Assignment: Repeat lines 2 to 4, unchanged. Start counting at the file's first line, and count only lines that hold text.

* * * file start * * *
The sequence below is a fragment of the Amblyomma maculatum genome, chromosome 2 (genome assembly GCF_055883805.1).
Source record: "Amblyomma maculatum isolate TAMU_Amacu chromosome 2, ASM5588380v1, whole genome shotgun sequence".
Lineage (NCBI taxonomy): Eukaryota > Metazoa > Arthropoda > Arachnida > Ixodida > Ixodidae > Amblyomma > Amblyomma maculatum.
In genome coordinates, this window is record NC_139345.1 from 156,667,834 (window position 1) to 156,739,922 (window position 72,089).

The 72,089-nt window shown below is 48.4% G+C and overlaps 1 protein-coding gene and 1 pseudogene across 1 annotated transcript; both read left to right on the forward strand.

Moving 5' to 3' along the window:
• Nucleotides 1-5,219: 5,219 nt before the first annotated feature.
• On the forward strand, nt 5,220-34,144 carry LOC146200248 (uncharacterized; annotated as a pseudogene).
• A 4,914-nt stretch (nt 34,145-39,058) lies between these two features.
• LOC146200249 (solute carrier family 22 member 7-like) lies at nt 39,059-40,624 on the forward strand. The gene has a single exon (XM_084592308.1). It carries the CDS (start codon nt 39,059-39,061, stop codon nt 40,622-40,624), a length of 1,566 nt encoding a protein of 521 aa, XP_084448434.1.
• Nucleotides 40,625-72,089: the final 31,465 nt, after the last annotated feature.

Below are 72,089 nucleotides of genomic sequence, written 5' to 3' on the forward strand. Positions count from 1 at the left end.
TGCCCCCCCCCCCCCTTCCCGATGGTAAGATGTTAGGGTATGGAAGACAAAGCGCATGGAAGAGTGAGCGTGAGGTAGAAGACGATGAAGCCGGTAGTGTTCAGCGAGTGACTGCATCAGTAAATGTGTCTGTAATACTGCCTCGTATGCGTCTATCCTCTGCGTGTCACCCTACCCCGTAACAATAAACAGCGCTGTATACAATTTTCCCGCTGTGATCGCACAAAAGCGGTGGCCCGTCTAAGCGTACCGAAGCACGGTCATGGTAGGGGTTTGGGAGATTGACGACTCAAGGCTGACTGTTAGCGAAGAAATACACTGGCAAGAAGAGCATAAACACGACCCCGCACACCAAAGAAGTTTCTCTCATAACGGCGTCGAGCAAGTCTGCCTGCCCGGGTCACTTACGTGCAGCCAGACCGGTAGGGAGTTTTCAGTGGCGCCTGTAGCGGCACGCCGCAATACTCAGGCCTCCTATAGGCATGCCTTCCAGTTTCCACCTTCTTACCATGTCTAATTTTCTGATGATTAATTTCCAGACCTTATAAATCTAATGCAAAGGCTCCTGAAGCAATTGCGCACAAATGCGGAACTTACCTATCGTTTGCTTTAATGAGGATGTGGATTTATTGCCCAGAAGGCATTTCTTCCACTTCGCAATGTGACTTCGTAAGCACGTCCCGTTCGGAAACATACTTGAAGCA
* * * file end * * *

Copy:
Source record: "Amblyomma maculatum isolate TAMU_Amacu chromosome 2, ASM5588380v1, whole genome shotgun sequence".
Lineage (NCBI taxonomy): Eukaryota > Metazoa > Arthropoda > Arachnida > Ixodida > Ixodidae > Amblyomma > Amblyomma maculatum.
In genome coordinates, this window is record NC_139345.1 from 156,667,834 (window position 1) to 156,739,922 (window position 72,089).